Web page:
Indian lawyers at SDD Global Solutions based in Mysore have scored their own Hollywood triumph. The lawyers, from Mysore, did this with their legal research, and by drafting motion papers, to defeat a Los Angeles libel case against HBO’s ‘Da Ali G Show’, starring actor Sacha Baron Cohen.
This case is said to be historic, and not only because it is one of the first “libel-in-fiction” cases in the television context but also because it is the first high-profile, US media litigation in which the legal research and first drafts of the motion papers for the defence were completed entirely offshore, by Indian attorneys at a legal process outsourcing (LPO) firm.
The team was led by Padmavathi Shantamurthy, a team of lawyers bill out at between $30 and $90 an hour. This is much lower than that charged by US law firms that would have had to do research locally.
LPOs like SDD Global, Atlas Legal Research, Lexadigm and others, have drafted a brief for many a US litigation. In this case, though, it resulted in a decision protecting comedy writers, comedians, and their producers and broadcasters. The lawyers at SDD Global drafted, and are credited by name in the summary judgement brief for dismissal of Doe vs. HBO — the lawsuit filed by a woman who once knew comedian Sacha Baron Cohen and claimed that Cohen, while playing the role of the TV character, ‘Ali G’, libeled her by name during a spoof interview with historian Gore Vidal.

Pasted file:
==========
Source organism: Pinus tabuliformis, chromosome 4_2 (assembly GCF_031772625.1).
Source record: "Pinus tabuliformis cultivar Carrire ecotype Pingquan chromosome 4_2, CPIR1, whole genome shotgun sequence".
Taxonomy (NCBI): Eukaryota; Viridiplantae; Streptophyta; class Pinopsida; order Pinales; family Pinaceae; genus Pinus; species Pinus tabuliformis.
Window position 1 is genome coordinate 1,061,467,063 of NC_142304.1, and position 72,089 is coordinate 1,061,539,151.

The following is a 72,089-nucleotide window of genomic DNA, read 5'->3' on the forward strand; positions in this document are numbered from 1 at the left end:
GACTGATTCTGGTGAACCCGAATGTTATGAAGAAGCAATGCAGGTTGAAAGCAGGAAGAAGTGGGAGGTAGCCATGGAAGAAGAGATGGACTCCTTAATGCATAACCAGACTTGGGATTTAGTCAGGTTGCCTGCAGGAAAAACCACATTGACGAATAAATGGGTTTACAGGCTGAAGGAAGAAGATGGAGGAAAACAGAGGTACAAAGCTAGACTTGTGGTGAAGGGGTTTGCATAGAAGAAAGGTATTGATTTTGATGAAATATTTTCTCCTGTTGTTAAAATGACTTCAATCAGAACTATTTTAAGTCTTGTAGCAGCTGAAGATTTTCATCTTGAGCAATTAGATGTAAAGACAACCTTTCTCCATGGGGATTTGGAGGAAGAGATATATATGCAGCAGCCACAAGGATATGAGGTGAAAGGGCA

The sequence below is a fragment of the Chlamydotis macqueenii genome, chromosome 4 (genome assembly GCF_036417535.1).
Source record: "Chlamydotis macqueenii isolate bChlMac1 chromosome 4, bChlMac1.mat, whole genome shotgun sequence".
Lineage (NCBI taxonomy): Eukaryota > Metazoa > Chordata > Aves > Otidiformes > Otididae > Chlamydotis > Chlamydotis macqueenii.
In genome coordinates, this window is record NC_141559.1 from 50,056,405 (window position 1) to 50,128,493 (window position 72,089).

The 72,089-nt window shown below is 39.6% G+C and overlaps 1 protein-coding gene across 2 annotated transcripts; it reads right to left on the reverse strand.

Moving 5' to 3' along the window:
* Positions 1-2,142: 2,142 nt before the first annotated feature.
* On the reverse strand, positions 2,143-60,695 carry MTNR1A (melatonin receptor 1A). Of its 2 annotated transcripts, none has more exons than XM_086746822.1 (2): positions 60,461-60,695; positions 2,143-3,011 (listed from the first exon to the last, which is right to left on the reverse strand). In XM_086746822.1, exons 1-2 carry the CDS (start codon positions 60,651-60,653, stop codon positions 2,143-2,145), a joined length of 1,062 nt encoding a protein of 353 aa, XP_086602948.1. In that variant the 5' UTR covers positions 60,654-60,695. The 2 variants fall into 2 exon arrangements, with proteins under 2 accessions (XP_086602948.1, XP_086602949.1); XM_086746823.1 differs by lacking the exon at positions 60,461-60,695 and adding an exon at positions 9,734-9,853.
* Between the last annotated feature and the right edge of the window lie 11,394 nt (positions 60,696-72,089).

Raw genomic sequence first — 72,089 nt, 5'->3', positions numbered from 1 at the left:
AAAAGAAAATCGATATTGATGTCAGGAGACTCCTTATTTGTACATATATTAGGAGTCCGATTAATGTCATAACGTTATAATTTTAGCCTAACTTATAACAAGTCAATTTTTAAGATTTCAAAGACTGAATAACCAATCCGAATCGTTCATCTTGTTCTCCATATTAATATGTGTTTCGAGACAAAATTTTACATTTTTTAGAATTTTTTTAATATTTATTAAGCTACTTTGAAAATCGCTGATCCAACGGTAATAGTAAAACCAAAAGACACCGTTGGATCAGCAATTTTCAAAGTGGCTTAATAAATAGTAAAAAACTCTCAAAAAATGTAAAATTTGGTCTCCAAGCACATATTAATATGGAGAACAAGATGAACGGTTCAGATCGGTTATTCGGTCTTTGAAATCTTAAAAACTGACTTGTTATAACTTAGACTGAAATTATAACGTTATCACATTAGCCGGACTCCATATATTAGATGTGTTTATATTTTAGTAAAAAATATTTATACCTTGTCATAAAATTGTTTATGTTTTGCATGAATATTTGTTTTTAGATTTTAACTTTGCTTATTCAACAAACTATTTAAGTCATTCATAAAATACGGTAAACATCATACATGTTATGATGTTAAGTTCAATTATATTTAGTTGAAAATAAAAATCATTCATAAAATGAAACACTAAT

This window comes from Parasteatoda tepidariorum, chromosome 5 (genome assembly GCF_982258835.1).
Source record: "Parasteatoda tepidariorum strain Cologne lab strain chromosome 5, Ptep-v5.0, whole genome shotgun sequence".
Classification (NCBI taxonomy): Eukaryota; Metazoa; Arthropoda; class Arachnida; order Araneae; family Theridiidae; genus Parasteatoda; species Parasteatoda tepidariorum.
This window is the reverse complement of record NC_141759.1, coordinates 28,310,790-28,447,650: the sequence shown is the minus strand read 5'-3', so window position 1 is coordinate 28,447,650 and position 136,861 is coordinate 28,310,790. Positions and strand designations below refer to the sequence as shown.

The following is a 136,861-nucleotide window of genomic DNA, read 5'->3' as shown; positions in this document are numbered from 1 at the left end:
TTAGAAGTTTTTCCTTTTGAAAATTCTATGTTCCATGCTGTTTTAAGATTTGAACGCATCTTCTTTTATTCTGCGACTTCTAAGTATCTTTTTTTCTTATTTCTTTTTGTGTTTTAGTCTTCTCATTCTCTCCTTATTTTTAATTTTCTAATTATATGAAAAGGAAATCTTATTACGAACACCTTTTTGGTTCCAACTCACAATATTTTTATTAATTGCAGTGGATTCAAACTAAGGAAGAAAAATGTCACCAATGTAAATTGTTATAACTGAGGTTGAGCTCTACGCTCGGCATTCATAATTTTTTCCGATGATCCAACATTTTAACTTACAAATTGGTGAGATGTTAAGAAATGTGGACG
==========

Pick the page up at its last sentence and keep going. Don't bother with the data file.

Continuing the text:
Suing under the legal pseudonym, ‘Jane Doe’, the plaintiff claimed Cohen, as ‘Ali G’, falsely claimed to have had sexual relations with her. In the brief drafted in India, the defence argued: “No reasonable person could have believed the statements, given they were made by what the plaintiff now admits is a ‘fictional character’, in the context of a series of absurd and unbelievable jokes, in what she admits is a ‘comedy’, where the actor never steps out of his fictional role. This is confirmed by the fact the plaintiff has no evidence anyone believed any statement, much less the statement at the core of the lawsuit, namely, the plaintiff had sex with a fictional character. As a matter of California and US constitutional law, such statements are not actionable.”